"The query arises, 'Can such lateral changes, so uniformly observed, as the evening or morning advances, agree at all with the idea of a nebulous ring giving us this light at a distance from the spectator of 160,000,000 or 180,000,000 miles?' A ring of the character supposed, it seems to me, could give us a zodiacal light only of one uniform shape, namely, with the opposite borders receding from each other for a short distance from the apex, and then running parallel, one to the other, the whole way down to the base. Nor could the hourly changes of time produce any other changes in these boundaries than a rising or sinking of the apex of the light; the boundaries, say at nine o'clock p. m., extending a little higher in the sky than at eight, and so continued, with a parallelism of the opposite sides, down to the horizon. How different this from the true facts of the case!
"The evident and most decided connection between these boundary-lines and the spectator's place, as regards the ecliptic, is also a matter of the greatest significance in drawing our conclusions in regard to the origin of this light. Now, supposing the base of the zodiacal light to be at a distance of 200,000,000 miles, how is it possible that the fact that the spectator is a short distance north or south of the ecliptic can govern the reflection from the nebulous ring at that immense distance, and place it on his side of the ecliptic? If he is on the north side of the ecliptic, not only is the main body of the light down to its base on that side, but the lateral changes of the boundaries, as the hours pass, are altogether or chiefly on that side; and so equally with the south. If he is on the ecliptic or near it, the zodiacal light stretches equally, or nearly so, on each side of that line. Also, if he changes rapidly during the night to or from the ecliptic (as was the case on shipboard) the boundaries of this light also change, being regulated by his motion (from one place to another). That the apex of the zodiacal light, from such a ring around the sun, might be so affected by the spectator's position is not unreasonable, but that the boundary-lines should be so affected seems to be utterly inadmissible.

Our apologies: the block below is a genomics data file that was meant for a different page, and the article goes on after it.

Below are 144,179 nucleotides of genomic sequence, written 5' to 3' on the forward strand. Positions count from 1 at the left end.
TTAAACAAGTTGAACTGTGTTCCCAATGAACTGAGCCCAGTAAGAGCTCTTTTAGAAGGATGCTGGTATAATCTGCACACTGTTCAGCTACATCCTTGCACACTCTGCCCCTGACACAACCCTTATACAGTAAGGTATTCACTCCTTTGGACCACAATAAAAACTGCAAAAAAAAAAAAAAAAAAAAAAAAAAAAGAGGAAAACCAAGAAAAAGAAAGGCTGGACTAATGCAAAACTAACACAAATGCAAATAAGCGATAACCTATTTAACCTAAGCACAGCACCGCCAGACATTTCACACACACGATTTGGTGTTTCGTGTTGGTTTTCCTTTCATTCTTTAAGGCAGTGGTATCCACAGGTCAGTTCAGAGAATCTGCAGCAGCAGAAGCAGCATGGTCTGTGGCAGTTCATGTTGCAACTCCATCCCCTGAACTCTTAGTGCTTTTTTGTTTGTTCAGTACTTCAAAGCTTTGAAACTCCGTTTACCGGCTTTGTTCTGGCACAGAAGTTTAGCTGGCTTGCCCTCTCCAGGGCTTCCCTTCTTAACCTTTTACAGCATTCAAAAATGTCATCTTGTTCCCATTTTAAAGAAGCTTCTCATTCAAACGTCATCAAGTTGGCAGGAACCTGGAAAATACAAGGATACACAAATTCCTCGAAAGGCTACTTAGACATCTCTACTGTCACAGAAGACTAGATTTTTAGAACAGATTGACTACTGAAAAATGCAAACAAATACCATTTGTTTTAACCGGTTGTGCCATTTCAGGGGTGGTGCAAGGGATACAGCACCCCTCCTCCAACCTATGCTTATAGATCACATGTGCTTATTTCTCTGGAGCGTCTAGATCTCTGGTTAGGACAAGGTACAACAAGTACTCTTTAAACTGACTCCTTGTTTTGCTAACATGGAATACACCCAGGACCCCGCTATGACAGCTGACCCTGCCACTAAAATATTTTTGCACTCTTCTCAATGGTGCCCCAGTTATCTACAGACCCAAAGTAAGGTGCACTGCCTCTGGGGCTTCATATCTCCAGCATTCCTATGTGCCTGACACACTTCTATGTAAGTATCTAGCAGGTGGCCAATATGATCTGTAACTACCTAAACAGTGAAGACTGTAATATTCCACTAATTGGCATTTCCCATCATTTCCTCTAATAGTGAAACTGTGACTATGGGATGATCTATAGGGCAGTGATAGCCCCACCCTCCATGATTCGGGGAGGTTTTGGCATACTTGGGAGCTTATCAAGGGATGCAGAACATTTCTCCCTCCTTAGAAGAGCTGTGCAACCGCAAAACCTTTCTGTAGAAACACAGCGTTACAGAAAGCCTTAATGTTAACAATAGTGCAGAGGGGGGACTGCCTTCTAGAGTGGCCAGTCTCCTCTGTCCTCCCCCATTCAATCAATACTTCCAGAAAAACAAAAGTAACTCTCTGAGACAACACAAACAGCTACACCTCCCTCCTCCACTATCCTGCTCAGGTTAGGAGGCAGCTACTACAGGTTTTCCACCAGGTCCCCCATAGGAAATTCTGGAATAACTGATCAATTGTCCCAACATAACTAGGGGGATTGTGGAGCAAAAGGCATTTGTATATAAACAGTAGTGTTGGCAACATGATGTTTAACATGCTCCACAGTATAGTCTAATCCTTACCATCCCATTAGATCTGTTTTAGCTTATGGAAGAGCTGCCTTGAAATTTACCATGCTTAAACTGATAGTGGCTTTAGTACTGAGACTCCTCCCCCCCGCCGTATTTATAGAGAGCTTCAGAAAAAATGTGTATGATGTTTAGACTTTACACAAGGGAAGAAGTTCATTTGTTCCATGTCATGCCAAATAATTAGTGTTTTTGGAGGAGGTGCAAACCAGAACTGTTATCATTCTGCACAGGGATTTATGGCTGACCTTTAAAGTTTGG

"It is worthy of remark, also, how even and uniform, from apex to base, the change in the boundary-lines is as the hours change; as if the substance giving the zodiacal light were not only near, but also at one uniform distance from the spectator; the portions of it at the apex and base of the light all equally affected by his changes on the earth."
He shows by Bouguer's law of reflected light that the zodiacal light, if from a ring of nebulous matter beyond the earth's orbit, would emit a light of the same intensity the whole way from the base to the apex. But another law of optics, that the strength of light is inversely as the squares of the distances of the object affording the light, would here make its application; and this ring, at our zenith, being by that supposition about 140,000,000 miles nearer to us, than at the base, we should then have the zodiacal light far more intense at the apex than at the base; all of which is entirely opposite to the facts of the case.
He offers, now, as a last conclusion, the hypothesis of a nebulous ring with the earth for a centre. He makes certain deductions from the examination of the preceding theories.
"The hypothesis is that the zodiacal light is a ring around the earth."The thought is a somewhat startling one, yet startling only from its novelty; for it is entirely in accordance with what we know of our sister planet (Saturn), and also with the whole of Laplace's celebrated theory of the formation of globes."
We will not take up time and space with quoting his application of that theory in explaining some of the phenomena of this light.
Avoiding the consideration of these topics, we will proceed to apply the result of Bouguer's experiments on reflected light to this case.